The other thing is that some of the skills that aren't highly valued in academia become extremely important in industry. Teaching assistant and classroom experience is extremely valuable in industry.
  4. Mar 28, 2012 #3
    Thank you, twofish-quant, for this much information and sharing with us your stories!

    Actually I sort of learned a bit of Fortran when I first came into this group for using the CosmoMC for optimization in some cosmological parameter space. But it was a long time ago so I basically forgot all the details. I think I'll try to go through that again.

    I guess that's one major difference between research in academia and projects in industry. In academia, it's kind of like an insider game, where it's your own problem if you don't understand the "language". But in industry, a large part is for generating end products that can be used by others with no pro-knowledge.

    Though I knew there's politics happening around within companies, I actually didn't expect that!

    Then it might turn out to be a good news for me as I work as TA for the whole five years of my graduate study!:bugeye:
  5. Mar 28, 2012 #4
    One thing that makes job hunting Kafkasque is that you never know what the employer is looking for (and sometimes the employer isn't sure what they are looking for).

    The other difference is that in industry, things have just got to get done. For example, I could be a totally incompetent salesman, but if something has to be done today, and there is no other person to do it, then you need to do the best you can with what you have.

    In academia, you have the option of not doing things. If you don't have competent Java programmers, then you just don't program things in Java. In industry, you often are in a situation where you *must* do something and do it quickly, and if you don't have competent people to do it, then you make do with what you have. If some Java code has to get fixed today, and I don't know Java, I learn and learn quickly.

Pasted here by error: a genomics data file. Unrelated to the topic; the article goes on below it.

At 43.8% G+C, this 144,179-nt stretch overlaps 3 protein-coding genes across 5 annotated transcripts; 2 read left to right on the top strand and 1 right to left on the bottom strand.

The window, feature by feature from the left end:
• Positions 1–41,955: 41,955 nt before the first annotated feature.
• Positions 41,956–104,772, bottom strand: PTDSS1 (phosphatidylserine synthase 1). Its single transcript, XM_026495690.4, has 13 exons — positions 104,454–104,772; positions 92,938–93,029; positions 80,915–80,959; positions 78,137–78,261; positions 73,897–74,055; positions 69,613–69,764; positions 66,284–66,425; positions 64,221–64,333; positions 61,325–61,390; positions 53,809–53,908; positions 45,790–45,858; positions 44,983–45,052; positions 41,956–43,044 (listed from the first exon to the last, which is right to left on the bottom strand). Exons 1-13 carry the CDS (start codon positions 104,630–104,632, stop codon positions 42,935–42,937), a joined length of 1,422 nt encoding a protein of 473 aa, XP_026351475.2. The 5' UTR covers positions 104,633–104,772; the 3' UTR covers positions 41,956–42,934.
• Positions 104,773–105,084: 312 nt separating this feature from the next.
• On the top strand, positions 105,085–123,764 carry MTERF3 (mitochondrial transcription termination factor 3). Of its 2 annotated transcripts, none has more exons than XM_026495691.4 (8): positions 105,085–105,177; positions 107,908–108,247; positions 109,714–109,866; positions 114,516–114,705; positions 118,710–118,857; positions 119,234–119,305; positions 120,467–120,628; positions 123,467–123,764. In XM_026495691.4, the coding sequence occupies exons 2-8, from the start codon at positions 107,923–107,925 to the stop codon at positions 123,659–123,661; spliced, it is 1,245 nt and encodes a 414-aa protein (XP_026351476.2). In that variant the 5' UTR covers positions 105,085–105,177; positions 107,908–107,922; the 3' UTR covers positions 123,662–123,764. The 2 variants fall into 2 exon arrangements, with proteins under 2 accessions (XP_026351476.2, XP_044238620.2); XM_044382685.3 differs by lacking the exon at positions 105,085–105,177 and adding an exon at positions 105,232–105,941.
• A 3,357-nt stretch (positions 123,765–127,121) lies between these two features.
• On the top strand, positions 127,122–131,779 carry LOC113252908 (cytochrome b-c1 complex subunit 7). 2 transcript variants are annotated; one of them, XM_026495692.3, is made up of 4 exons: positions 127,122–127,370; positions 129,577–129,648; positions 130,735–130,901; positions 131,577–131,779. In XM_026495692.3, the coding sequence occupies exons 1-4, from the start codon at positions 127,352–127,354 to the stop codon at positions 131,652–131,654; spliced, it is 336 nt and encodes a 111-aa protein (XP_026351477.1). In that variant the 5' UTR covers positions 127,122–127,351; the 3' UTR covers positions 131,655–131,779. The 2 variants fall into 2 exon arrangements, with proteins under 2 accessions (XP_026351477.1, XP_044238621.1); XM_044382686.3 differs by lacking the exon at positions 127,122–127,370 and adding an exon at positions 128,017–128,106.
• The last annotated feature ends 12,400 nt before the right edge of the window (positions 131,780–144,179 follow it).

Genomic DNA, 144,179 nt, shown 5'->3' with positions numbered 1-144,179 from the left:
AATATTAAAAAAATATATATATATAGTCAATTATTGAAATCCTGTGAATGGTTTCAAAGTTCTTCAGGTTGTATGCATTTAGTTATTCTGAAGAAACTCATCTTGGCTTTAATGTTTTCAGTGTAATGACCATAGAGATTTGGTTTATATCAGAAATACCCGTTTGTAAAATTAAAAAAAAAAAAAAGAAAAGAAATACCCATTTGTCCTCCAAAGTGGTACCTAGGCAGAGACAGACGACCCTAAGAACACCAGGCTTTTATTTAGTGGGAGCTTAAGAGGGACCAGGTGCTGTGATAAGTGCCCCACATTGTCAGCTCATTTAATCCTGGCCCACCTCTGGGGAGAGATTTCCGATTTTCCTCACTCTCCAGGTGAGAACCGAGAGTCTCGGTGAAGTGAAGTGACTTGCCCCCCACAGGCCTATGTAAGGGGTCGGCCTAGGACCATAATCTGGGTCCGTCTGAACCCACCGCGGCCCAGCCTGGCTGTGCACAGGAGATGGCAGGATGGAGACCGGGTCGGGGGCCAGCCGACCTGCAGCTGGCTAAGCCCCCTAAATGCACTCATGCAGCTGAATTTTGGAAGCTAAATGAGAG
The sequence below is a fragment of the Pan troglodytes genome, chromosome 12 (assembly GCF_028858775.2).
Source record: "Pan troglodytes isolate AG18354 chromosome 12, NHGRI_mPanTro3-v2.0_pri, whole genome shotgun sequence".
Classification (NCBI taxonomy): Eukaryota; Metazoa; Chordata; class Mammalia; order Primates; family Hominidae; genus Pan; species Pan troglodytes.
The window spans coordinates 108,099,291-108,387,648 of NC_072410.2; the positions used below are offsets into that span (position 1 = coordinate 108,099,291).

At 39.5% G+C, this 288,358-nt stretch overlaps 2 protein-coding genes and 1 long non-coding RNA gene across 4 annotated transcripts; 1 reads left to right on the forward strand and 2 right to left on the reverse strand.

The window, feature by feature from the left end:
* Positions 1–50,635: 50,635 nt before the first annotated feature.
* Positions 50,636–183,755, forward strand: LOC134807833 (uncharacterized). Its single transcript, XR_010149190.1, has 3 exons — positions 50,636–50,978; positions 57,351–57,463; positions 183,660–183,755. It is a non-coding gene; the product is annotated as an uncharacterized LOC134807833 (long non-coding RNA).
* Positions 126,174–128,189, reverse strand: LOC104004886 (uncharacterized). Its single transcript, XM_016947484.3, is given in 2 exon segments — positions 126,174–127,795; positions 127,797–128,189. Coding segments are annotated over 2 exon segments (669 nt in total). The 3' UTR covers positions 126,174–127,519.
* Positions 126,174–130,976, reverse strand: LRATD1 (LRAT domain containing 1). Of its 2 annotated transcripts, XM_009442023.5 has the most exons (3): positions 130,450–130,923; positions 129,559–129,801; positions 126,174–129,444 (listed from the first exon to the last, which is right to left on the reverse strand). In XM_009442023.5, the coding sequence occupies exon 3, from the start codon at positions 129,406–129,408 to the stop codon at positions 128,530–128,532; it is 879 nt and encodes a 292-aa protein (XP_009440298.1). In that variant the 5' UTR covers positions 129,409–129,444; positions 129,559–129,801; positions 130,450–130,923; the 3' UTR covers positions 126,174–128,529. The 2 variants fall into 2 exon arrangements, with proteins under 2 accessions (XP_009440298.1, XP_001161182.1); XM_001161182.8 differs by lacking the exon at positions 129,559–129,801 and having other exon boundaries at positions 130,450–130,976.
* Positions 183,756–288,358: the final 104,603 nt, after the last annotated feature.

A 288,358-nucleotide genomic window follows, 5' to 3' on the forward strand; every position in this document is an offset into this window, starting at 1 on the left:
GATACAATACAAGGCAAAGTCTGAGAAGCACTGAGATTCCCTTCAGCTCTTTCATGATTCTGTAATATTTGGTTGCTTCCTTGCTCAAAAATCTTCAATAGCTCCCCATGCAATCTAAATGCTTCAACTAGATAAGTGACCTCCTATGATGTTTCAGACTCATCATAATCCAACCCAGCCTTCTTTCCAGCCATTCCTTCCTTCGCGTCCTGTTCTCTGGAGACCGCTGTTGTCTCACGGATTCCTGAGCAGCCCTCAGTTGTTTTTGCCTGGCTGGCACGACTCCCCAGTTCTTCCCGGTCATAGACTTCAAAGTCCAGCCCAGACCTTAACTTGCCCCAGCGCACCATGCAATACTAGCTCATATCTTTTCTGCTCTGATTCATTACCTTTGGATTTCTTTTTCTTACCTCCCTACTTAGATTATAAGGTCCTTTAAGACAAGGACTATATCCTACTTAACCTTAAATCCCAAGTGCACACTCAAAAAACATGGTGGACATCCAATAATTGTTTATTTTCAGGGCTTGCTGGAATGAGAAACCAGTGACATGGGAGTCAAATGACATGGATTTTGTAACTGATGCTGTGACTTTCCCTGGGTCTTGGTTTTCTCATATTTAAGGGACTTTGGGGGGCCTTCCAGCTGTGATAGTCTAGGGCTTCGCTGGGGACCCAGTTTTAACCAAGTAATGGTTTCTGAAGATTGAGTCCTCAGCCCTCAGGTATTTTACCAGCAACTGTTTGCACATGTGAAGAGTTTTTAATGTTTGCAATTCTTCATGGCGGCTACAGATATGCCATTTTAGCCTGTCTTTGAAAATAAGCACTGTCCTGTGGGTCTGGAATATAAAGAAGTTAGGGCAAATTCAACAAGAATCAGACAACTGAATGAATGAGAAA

Everything is politics. One other difference is "politics" isn't considered a dirty word in industry. A lot of running a company involves convincing people to do or not to certain things and understanding why people do or don't do certain things. Every technical decision in business has some political aspect about it. Do we write our own library or use libraries from Microsoft or use some open source library? That's fundamentally a political decision.

    Which should be a prominent part of your resume under experience.
  6. Mar 28, 2012 #5
    I guess that's why you always said that during interviews oftentimes the companies are not looking for the best but rather trying to avoid the worst. This transition of working-style is probably going to take time for people like me who have spent a long time on the theoretical side.

    Thanks for pointing that out! I never though that being a TA would possibly help me landing a job somehow, since I've always dreamed about finding research positions in academia, where lecturers are implicitly assumed to be "inferior" in many cases. No offense to the lecturers but this does seem to be consistent with what I observe: some meetings in my apartment do not welcome those lecturers. I guess that's the politics and power-structure in academia.
  7. Mar 29, 2012 #6
    Pretty interesting story two-fish!